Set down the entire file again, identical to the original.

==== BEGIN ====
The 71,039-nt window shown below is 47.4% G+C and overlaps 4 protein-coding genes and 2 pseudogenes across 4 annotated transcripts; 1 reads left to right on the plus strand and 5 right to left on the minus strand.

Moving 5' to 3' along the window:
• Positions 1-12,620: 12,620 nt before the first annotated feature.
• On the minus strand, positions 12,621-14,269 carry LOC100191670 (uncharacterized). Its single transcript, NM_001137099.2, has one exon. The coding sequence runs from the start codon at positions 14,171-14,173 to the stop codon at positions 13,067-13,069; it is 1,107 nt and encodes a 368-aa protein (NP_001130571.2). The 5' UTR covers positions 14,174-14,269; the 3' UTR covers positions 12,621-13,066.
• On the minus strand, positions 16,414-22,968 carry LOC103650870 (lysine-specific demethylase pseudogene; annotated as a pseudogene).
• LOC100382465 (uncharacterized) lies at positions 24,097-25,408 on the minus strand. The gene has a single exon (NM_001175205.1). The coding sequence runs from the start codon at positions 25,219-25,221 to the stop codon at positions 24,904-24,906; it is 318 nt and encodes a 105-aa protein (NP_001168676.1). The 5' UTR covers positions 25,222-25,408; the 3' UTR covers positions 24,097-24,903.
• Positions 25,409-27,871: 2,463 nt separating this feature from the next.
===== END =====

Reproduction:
The 71,039-nt window shown below is 47.4% G+C and overlaps 4 protein-coding genes and 2 pseudogenes across 4 annotated transcripts; 1 reads left to right on the plus strand and 5 right to left on the minus strand.

Moving 5' to 3' along the window:
• Positions 1-12,620: 12,620 nt before the first annotated feature.
• On the minus strand, positions 12,621-14,269 carry LOC100191670 (uncharacterized). Its single transcript, NM_001137099.2, has one exon. The coding sequence runs from the start codon at positions 14,171-14,173 to the stop codon at positions 13,067-13,069; it is 1,107 nt and encodes a 368-aa protein (NP_001130571.2). The 5' UTR covers positions 14,174-14,269; the 3' UTR covers positions 12,621-13,066.
• On the minus strand, positions 16,414-22,968 carry LOC103650870 (lysine-specific demethylase pseudogene; annotated as a pseudogene).
• LOC100382465 (uncharacterized) lies at positions 24,097-25,408 on the minus strand. The gene has a single exon (NM_001175205.1). The coding sequence runs from the start codon at positions 25,219-25,221 to the stop codon at positions 24,904-24,906; it is 318 nt and encodes a 105-aa protein (NP_001168676.1). The 5' UTR covers positions 25,222-25,408; the 3' UTR covers positions 24,097-24,903.
• Positions 25,409-27,871: 2,463 nt separating this feature from the next.